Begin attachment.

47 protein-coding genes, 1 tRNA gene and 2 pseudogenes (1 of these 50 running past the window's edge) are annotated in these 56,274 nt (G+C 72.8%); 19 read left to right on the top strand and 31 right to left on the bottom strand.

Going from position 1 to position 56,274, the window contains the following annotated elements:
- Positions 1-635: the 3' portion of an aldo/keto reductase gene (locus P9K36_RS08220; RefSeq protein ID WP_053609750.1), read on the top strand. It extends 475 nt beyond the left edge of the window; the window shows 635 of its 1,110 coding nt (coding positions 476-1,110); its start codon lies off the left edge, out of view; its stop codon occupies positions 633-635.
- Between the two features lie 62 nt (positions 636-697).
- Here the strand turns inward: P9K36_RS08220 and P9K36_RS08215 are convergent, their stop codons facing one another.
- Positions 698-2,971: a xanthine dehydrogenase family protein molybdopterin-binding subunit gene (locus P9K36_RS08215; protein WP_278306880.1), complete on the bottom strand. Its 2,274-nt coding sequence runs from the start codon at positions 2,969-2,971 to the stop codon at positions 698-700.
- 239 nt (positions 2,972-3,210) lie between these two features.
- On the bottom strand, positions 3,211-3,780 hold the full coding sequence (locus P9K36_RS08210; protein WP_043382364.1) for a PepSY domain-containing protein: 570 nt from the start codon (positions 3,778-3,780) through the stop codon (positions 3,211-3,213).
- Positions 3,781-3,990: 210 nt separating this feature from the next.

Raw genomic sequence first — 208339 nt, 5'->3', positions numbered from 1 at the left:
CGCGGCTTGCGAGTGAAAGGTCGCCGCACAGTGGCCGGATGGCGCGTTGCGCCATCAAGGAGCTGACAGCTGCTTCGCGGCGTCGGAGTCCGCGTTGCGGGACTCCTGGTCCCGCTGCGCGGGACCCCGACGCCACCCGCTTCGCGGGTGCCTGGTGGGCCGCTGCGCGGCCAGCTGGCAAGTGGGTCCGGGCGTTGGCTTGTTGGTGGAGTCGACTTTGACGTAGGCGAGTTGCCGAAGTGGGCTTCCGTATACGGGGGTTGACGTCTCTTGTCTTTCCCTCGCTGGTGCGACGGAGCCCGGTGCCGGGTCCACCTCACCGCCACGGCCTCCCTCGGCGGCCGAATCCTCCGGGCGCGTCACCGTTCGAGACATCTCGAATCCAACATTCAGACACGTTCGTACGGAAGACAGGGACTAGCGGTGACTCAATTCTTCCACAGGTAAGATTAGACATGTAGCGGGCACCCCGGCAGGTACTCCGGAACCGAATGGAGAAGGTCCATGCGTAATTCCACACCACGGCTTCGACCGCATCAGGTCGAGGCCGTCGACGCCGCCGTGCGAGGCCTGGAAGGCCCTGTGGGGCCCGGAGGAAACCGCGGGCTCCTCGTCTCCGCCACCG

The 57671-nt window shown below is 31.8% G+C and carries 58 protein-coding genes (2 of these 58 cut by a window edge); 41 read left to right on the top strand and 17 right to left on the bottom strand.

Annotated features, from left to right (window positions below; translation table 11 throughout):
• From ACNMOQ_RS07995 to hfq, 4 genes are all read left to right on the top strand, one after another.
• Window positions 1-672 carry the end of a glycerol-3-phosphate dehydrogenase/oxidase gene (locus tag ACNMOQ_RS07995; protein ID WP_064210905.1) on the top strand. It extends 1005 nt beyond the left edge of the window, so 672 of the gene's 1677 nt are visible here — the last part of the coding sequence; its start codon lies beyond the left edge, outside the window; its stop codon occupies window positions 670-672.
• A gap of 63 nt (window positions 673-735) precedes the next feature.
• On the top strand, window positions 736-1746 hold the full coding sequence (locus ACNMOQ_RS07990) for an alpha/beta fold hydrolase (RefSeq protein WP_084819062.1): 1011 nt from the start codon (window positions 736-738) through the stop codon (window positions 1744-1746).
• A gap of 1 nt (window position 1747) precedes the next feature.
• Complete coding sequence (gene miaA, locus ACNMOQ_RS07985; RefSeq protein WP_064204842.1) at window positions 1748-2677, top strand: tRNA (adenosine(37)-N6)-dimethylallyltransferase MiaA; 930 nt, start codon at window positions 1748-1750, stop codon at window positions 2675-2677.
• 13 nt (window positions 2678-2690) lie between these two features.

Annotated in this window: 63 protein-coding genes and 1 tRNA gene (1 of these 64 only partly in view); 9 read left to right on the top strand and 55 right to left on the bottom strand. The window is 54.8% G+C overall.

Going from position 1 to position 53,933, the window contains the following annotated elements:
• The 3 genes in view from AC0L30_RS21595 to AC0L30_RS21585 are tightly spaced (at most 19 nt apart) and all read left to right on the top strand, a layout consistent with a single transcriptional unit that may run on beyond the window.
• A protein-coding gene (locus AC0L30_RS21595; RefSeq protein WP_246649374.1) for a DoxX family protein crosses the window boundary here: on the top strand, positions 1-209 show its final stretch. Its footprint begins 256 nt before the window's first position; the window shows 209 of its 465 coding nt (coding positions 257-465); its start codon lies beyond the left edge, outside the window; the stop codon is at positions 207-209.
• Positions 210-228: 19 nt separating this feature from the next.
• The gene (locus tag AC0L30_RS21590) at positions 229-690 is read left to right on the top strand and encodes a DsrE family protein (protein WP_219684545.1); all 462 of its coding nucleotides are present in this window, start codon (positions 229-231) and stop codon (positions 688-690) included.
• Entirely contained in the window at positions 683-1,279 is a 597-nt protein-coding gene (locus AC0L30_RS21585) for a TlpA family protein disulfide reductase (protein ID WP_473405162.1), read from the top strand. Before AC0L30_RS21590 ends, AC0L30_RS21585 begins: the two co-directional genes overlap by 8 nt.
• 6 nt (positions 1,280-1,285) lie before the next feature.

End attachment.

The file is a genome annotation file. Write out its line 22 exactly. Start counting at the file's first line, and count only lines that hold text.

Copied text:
Going from position 1 to position 53,933, the window contains the following annotated elements: